Wednesday, November 29, 2006

APD Suit Winner Feared Retaliation

Wednesday, November 29, 2006
By Carolyn Carlson and Debra Dominguez
Journal Staff Writers

The man found dying from gunshots along Fourth Street on Thanksgiving evening earlier had said he was afraid of retaliation after winning more than $300,000 in an excessive force case against city cops.
Jerome J. Hall, 42, told the Journal just after the federal jury reached its verdict that he was living in an apartment but did not want anyone to know where because he was afraid of retaliation.
On Thanksgiving evening, Hall was found suffering from bullet wounds outside of an appliance store near Fourth and Schulte NW. He died while en route to the University of New Mexico Hospital.
Just six days earlier, a U.S. District Court jury awarded Hall $307,030 in damages in an excessive force case against three Albuquerque Police Department officers.
Hall had received second- and third-degree burns when one of the officers used a Taser on him multiple times during a 2002 arrest. Hall lost part of his ear as a result of being burned.
The jury found that officers Tim Gonterman, Sean Higdon and David Hinson used "excessive force" when arresting Hall, according to court documents.
During the Nov. 17 interview, Hall also said he had been sober for 16 months and, despite one recent relapse, was back on the wagon.
"Being in recovery is a new chance to turn my life around," Hall said. He added he was now living in an apartment.
"I don't want to say where— I don't want retaliation. I just don't want anyone to know where I live now," Hall said at that time.
Hall, a self-admitted drug user, said he had occasionally lived on the streets east of Nob Hill before getting his apartment.
Lt. Gregg Marcantel, lead homicide detective for the Bernalillo County Sheriff's Department, said Tuesday investigators are taking into consideration the timing of Hall's death.
"The timing of the award suggests suspicion, but to what extent I don't know," Marcantel said. "We are taking it into consideration that it was publicly announced that he was awarded the money."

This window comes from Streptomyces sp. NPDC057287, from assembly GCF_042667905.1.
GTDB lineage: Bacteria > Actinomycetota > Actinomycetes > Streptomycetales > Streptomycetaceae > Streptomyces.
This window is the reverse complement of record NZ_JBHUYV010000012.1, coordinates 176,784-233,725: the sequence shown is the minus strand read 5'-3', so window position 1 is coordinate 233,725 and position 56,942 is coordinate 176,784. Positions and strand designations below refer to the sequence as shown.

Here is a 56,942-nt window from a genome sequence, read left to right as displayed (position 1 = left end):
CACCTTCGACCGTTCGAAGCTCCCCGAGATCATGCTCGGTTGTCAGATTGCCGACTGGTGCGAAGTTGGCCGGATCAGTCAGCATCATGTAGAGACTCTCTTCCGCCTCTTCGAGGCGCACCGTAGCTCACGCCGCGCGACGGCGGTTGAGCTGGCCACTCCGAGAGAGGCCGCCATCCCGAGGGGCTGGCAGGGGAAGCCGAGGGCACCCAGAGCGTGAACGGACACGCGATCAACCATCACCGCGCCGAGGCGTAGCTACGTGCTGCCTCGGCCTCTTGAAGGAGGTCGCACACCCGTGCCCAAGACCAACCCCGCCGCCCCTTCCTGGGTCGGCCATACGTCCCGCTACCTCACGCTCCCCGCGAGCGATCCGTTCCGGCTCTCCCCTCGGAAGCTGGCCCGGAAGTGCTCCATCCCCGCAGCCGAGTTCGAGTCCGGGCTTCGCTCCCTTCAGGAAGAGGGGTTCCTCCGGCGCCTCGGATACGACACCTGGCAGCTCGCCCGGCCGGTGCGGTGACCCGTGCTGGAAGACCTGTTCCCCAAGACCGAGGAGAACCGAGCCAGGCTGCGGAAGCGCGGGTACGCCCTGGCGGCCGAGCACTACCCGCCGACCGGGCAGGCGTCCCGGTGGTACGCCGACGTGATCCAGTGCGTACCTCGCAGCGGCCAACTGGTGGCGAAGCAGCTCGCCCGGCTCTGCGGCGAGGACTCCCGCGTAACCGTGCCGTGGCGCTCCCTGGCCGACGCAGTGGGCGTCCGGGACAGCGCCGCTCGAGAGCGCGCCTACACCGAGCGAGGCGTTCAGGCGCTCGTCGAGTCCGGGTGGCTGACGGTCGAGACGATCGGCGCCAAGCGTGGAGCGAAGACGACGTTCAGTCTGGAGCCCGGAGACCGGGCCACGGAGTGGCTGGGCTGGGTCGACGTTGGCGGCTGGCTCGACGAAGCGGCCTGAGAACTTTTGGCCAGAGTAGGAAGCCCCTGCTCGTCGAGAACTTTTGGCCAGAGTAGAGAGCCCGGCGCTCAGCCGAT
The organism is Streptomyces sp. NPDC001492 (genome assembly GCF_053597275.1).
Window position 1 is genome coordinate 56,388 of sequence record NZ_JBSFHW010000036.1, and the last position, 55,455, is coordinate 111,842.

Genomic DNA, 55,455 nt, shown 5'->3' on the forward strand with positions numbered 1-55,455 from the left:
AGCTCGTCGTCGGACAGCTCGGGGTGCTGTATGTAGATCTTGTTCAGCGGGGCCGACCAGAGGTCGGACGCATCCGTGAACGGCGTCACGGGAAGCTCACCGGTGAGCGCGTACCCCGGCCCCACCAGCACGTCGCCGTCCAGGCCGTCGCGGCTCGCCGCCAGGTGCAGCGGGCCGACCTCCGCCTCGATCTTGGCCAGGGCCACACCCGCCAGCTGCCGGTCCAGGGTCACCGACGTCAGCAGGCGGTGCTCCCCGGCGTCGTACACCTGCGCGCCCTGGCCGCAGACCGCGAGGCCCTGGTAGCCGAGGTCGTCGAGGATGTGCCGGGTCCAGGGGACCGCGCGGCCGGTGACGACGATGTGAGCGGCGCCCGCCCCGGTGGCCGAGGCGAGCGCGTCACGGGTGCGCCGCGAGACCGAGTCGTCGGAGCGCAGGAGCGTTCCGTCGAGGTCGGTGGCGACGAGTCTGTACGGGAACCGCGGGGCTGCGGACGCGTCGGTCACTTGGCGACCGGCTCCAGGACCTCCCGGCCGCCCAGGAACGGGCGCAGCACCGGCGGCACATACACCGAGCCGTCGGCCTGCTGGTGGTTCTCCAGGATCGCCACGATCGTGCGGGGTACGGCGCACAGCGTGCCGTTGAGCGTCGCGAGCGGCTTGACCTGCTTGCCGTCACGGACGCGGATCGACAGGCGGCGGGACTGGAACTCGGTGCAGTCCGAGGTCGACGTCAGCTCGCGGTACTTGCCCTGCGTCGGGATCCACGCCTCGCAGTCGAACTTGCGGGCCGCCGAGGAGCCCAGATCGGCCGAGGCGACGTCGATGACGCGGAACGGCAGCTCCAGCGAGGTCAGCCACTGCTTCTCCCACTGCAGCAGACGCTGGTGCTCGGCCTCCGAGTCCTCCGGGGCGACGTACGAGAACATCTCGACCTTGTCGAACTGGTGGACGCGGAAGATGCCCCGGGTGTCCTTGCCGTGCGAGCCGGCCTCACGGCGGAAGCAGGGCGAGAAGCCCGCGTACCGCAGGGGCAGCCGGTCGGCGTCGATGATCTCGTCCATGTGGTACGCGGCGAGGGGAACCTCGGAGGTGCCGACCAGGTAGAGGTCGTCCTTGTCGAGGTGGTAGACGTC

Marcantel said the department is not going to release any information that only the offender would know, such as the type of gun used.
"It is not in the best interest of the investigation to undermine the case," Marcantel said.
He did say investigators were looking into a framework of some things occurring in the area.
"There are some things that stand out," Marcantel said.
Terry Hodges, a pastor at the Shilo Baptist Church where Hall attended, said Hall was an "all-around good guy" who had been working hard to turn his life around.
Hall told the Journal on Nov. 17 that he has three boys who live here in Albuquerque and a daughter in Seattle.
According to court documents, Hall had a pending paternity case, filed in March in Bernalillo County by a Frankie Pinkney. The case is still open and paternity has not been established. Pinkney could not be reached for comment Tuesday.
In order for paternity to be established on a deceased person, the Office of the Medical Investigator must have either the permission of the family or a court order to release blood samples for a DNA test.
Hall said after the jury's award that he wanted to use the money to help his four children and to get his life back on track by going back to college. Hall has said he was a former medical technician and disabled Army veteran.
Hall's mother, Gloria Bishop, came into town from Florida to be with Hall during his federal trial. Hodges said Bishop is too distraught to talk right now. He said Hall's two sisters are now in town and funeral arrangements are being planned.
During the Nov. 17 interview, Bishop said she was in tears when she heard the tapes of the beating and Tasing her son took during the 2002 arrest.
"Here we are in 2006, and I can't understand how this kind of thing is still going on in a country my son willingly and gladly served," Bishop said of her son, who beginning in 1985 served in the U.S. Army Reserves about six years. "It was almost as bad as him being in combat in Iraq. He could have lost his life over this."

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